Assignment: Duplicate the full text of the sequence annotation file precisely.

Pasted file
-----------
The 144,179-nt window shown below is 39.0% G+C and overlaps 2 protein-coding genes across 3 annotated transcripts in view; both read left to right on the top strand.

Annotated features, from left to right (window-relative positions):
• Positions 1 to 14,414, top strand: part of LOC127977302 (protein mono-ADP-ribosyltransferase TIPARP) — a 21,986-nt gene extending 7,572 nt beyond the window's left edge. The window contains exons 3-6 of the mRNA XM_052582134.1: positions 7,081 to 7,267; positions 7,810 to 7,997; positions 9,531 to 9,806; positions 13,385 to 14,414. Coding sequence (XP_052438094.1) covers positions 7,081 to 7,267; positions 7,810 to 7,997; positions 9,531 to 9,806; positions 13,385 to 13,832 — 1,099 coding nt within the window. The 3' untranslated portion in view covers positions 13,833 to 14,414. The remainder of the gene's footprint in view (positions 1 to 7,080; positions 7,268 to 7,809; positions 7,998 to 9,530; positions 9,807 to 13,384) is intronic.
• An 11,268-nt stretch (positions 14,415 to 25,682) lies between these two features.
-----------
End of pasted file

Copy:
The 144,179-nt window shown below is 39.0% G+C and overlaps 2 protein-coding genes across 3 annotated transcripts in view; both read left to right on the top strand.

Annotated features, from left to right (window-relative positions):
• Positions 1 to 14,414, top strand: part of LOC127977302 (protein mono-ADP-ribosyltransferase TIPARP) — a 21,986-nt gene extending 7,572 nt beyond the window's left edge. The window contains exons 3-6 of the mRNA XM_052582134.1: positions 7,081 to 7,267; positions 7,810 to 7,997; positions 9,531 to 9,806; positions 13,385 to 14,414. Coding sequence (XP_052438094.1) covers positions 7,081 to 7,267; positions 7,810 to 7,997; positions 9,531 to 9,806; positions 13,385 to 13,832 — 1,099 coding nt within the window. The 3' untranslated portion in view covers positions 13,833 to 14,414. The remainder of the gene's footprint in view (positions 1 to 7,080; positions 7,268 to 7,809; positions 7,998 to 9,530; positions 9,807 to 13,384) is intronic.
• An 11,268-nt stretch (positions 14,415 to 25,682) lies between these two features.